Extend Activity – Connect to Your Curriculum

This exercise has you thinking about how you will integrate technology into your curriculum, now it’s time to think about how you will, ‘integrate this integration’. Just as an architect would envision users of a new building walking through it, you need to craft an implementation plan as to how your learners will progress through your tech creation as an activity.

You might want to storyboard the process, or create a checklist. Either way, map and clearly sequence the instructions you will give your learners. Make sure to indicate how the different elements fit together and link the activity to your learning outcomes. If you get to this point and cannot connect your technology creation/activity back to your course learning outcomes, it is definitely cause for attention.

Sharing your technology enabled creation

  • Write a reflective blog post or discussion board post that includes an explanation of the context and reasons why you choose to use a technology-enabled solution for your learning challenge. Include your process for empathizing and defining your learner challenge, the steps you took in ideating and prototyping your technology creation as well as your planned implementation. Make sure to include a link or screenshot of the technology creation in your response.
  • Share a link as well to your creation

After writing about your solution share it in your work notes, blog, and/or the discussion below. Include any references, links, media that will help a reader better understand what you created (and why).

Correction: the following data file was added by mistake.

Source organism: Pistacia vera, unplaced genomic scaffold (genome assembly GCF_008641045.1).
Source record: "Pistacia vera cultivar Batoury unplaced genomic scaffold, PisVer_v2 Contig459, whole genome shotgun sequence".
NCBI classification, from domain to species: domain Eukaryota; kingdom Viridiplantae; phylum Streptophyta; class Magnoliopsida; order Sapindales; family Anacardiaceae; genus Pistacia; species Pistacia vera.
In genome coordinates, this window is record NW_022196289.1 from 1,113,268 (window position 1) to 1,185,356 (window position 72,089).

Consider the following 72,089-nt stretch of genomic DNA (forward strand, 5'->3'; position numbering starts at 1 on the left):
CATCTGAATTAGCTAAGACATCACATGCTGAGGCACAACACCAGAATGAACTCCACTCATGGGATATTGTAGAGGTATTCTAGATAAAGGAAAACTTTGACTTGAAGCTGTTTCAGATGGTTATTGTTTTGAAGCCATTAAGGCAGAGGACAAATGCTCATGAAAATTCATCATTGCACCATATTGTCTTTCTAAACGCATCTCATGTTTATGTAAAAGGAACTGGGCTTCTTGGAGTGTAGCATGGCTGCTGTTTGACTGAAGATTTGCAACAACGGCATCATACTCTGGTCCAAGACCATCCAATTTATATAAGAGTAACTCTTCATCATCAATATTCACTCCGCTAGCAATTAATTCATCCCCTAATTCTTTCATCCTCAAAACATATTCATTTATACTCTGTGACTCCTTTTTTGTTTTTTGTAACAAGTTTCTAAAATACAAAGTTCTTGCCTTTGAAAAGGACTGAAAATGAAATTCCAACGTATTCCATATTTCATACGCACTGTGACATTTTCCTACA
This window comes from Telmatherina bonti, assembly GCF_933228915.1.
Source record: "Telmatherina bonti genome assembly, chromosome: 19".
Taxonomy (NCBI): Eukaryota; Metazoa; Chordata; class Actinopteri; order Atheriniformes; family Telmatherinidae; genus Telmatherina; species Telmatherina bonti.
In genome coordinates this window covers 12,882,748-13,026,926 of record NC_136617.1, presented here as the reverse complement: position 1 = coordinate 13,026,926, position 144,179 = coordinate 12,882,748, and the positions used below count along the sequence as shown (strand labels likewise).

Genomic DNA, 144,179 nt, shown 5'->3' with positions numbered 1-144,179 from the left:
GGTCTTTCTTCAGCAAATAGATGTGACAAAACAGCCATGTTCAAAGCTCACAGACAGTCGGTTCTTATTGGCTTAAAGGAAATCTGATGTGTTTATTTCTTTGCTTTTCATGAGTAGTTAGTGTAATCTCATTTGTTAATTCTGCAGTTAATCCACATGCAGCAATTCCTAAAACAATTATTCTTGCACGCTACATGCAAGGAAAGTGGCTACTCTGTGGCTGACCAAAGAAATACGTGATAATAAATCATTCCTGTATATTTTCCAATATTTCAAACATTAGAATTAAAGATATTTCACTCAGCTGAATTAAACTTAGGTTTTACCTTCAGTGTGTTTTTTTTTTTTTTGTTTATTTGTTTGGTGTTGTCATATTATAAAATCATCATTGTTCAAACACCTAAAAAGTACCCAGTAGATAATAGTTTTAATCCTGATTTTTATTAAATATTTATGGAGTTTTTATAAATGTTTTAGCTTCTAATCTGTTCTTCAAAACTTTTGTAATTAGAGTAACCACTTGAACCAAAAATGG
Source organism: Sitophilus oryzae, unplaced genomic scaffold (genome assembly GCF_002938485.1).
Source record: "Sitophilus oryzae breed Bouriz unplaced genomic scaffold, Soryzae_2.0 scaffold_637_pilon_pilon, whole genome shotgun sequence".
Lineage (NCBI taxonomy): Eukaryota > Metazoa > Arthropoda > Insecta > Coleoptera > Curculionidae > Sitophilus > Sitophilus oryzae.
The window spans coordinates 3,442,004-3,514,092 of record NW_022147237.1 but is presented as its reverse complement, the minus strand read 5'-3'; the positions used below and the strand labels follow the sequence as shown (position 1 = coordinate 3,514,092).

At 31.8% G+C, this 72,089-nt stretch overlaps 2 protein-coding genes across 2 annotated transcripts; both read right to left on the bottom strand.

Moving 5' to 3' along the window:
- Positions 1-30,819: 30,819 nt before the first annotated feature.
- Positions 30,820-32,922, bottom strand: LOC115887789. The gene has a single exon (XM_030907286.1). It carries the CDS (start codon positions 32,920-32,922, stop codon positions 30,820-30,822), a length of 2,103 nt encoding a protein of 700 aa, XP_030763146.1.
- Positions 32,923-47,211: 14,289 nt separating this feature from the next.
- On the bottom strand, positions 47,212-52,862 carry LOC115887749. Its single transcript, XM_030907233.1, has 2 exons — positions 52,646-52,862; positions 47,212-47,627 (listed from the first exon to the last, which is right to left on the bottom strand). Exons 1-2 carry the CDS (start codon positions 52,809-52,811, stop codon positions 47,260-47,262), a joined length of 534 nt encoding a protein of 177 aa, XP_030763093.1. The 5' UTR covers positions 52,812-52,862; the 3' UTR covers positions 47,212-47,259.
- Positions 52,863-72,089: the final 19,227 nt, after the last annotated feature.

Tool Exploration

As you have journeyed through the steps of the Technologist Module, you may have discovered some new tools, tips and tricks along the way. Is there a resource that should be added to the resources section of this module? Add it to our EdTech Tools Padlet.

If you have completed the following activities, you are ready to apply for your Ontario Extend Technologist Badge. This submission requires evidence of your work so you should assemble a summary if all activity into a blog post, a document sharable at a URL, or some other document you can upload as a file (10Mb maximum).

As a reminder, these are the requirements to earn your badge.

  • Assessed my digital literacy for teaching.
  • Identified a challenge for my learners.
  • Mind-mapped and selected an educational technology to help address this challenge.
  • Developed, obtained feedback and refined a prototype of my technology creation.
  • Connected the technology to my curriculum.
  • Shared my technology creation.
  • Reflected on the design thinking approach used to create a technology-enabled solution for a learning challenge.

You can now apply for your Technologist Badge!


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Culminating Activity - Prototype Copyright © by Joanne Kehoe is licensed under a Creative Commons Attribution-NonCommercial-ShareAlike 4.0 International License, except where otherwise noted.